• Springtime for Hitler: At one point, Roark is hired by a real estate company to design a resort complex and does such a good job that the place is fully booked within a month of opening. He later learns that the company wanted it to fail and chose him because they thought he was the worst architect around.
  • Starving Artist: Henry Cameron is described as being an architectural genius, but because he only builds modernist buildings he is in poverty. Roark likewise struggles with business. Both these men are contrasted by Keating and Francon, who are extremely wealthy but who make money by manipulating others rather than by any real merit.
  • Tabloid Melodrama: "The Banner" is a lurid tabloid filled with loathsome values, directed toward the most vulgar tastes of the crowd. Wynand is aware of its malevolence, but keeps editing it because it's very profitable.
  • Take Over the World: This is ultimately Ellsworth Toohey's goal, as he spells out in the nine-page Character Filibuster described above. His whole plan is to gain control over the critics of various fields—theater, literature, sculpture, architecture, and such—and train them to reject anything genuinely groundbreaking and positive in the name of bland, uninspired, "second-hand" work. This will in turn convince the public to reject new, innovative ideas and only listen to what Toohey and his personal inner circle want them to believe, thus giving them complete power over humanity and, by extension, the world.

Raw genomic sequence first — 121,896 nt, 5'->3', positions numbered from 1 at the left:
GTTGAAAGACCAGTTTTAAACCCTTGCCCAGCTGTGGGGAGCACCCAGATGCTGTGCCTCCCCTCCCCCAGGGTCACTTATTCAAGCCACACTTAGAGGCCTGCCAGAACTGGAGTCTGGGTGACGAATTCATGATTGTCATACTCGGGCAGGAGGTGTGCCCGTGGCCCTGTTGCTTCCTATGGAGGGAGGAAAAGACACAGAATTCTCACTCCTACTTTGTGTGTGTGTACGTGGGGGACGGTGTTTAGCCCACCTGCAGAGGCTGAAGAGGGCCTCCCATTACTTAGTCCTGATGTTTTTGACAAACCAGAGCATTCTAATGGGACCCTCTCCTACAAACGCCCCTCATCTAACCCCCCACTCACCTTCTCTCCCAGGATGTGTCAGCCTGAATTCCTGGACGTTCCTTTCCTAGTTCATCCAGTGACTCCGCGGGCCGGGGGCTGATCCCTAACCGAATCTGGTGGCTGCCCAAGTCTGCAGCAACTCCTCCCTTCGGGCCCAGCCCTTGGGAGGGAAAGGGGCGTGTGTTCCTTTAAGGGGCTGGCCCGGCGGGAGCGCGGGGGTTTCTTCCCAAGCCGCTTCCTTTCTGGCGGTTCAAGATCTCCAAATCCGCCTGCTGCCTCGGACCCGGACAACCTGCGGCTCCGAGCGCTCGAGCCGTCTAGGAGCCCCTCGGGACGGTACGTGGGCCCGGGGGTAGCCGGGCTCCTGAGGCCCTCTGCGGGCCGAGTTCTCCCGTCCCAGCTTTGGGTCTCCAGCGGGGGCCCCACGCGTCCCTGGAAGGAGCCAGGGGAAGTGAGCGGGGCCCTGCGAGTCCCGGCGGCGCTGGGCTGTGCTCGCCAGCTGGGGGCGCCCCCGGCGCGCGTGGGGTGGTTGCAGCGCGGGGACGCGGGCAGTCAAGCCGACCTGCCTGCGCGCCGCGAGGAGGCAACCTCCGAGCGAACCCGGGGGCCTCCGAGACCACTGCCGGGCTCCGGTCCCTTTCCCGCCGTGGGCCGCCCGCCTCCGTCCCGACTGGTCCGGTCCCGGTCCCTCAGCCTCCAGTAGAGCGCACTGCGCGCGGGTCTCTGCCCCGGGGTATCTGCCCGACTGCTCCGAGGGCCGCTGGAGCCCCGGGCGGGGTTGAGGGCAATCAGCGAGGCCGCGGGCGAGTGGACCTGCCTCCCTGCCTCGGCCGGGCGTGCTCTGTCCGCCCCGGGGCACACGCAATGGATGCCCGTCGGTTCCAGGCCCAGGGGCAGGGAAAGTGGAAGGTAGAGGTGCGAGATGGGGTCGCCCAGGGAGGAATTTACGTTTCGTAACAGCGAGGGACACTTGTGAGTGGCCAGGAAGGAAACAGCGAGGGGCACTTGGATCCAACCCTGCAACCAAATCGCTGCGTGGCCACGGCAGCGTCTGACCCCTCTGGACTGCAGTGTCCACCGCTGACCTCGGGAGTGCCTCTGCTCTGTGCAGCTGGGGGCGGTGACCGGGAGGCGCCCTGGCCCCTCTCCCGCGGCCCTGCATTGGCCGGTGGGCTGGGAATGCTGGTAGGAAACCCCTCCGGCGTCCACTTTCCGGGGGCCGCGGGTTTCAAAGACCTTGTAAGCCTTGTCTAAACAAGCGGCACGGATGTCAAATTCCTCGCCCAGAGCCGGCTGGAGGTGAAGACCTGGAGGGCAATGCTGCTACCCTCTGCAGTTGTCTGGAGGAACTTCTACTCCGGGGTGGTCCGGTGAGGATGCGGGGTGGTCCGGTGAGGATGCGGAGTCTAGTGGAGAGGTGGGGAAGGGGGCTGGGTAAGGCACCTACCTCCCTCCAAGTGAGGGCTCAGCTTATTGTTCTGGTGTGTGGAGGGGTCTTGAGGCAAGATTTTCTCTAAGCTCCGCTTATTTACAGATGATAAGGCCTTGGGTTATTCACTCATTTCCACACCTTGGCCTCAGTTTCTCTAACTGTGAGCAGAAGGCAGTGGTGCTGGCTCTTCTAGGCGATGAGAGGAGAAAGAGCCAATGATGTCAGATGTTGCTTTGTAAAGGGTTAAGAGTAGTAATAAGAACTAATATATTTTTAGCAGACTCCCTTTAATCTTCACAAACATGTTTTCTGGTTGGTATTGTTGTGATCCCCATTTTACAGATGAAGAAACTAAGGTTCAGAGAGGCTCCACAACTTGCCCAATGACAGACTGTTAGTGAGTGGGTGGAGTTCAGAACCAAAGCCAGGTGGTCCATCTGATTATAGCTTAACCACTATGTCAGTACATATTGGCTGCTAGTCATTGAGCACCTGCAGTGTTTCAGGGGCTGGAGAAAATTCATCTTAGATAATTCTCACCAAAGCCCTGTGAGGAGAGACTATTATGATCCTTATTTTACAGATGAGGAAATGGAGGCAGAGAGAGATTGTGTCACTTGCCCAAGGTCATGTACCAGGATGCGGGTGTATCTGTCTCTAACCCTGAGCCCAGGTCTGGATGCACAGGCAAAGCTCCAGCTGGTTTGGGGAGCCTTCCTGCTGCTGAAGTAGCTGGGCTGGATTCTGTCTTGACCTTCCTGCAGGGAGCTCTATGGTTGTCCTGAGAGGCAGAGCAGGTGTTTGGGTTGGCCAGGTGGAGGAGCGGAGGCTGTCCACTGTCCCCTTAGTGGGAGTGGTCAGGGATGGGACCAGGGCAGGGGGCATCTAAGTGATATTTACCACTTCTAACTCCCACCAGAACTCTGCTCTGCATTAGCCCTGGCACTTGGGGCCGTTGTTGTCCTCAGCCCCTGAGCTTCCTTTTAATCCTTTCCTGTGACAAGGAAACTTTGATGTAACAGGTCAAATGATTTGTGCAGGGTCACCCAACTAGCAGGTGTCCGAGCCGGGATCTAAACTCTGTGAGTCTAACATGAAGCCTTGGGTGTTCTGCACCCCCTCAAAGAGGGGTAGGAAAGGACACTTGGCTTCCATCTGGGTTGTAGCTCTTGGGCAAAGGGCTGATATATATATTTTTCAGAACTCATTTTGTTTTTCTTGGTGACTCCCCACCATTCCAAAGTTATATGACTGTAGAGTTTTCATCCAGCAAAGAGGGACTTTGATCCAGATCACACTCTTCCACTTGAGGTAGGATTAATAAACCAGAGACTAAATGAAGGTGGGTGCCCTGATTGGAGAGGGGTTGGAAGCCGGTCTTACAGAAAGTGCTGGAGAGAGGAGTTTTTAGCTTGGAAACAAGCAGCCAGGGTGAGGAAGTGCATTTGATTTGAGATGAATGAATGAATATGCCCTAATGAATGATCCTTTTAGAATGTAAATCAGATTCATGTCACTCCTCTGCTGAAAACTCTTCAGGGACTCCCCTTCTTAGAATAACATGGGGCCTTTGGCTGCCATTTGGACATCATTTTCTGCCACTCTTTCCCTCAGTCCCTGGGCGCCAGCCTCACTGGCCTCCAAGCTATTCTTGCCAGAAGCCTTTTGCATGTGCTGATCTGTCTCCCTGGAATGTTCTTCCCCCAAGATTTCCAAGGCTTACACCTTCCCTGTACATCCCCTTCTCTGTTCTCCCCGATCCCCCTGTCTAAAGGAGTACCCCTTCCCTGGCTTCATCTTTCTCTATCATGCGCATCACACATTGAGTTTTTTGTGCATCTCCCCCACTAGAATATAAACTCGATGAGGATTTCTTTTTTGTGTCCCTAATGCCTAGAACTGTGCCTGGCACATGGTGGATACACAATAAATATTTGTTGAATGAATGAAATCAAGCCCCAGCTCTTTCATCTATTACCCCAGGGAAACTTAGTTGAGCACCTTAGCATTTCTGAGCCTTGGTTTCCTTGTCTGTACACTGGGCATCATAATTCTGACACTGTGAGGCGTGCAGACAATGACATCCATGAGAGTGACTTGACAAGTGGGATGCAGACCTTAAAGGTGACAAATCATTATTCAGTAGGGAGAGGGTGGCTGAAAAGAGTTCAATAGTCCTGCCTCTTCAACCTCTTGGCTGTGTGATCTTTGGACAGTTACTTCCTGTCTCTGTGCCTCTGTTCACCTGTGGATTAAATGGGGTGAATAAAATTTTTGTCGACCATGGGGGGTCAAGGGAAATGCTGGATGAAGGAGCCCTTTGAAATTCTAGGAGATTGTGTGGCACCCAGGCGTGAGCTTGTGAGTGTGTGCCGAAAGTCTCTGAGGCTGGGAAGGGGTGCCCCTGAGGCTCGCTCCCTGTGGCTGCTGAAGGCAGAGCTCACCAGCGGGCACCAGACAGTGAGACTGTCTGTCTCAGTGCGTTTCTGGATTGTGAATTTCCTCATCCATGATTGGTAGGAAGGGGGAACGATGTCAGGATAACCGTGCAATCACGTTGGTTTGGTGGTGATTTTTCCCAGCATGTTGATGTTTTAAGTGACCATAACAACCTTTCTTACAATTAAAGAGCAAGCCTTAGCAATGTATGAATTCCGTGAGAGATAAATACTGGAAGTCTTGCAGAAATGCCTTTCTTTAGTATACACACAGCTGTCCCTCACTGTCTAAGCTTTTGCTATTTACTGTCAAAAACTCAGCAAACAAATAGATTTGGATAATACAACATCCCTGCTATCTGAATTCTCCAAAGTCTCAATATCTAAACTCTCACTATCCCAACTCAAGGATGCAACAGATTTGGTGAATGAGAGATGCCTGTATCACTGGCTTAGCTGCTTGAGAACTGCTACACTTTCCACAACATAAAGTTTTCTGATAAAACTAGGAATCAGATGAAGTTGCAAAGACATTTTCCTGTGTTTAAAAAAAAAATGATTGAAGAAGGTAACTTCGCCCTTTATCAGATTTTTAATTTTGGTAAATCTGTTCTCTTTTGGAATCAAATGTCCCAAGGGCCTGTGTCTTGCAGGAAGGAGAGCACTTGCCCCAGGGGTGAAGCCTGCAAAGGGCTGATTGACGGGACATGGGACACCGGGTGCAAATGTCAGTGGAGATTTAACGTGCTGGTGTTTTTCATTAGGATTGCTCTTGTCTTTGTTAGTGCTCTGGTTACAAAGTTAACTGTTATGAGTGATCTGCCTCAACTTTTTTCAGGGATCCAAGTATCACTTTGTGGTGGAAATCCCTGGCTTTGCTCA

• Tall Poppy Syndrome: It's an Ayn Rand novel, so this is par for the course. What sets it apart is that Big Bad Ellsworth Toohey is firmly aware of the trope and even actively invokes it on a massive scale, whereas some of Rand's other villains genuinely believe in what they're doing. In one particularly long monologue, Toohey explicitly spells out that his whole goal in life is to break anyone with genuine talent and genius while propping up the mediocre, thus destroying all forms of art and keeping the masses stupid, docile, and under the thumb of his personal inner circle: "We don't want any thinking men."
  • There Are No Therapists: Dominique clearly needs one. Wynand is in quite dire need of one also; when the third part of the book begins, he's putting a gun to his head and wondering if anything in his life to date can inspire him to pull the trigger.
  • Train-Station Goodbye
  • Troll: Dominique enjoys screwing with people, especially at the beginning of the book. In one example, she went undercover in some New York slums to get the real story on what they were like. When speaking to groups of rich people and landlords, she focuses on how terrible the buildings' ownership and management are and how badly the landlords screw over their tenants. But when speaking to groups organized to advocate for the poor, she gleefully chronicles all the foolish and destructive behavior the tenants engage in.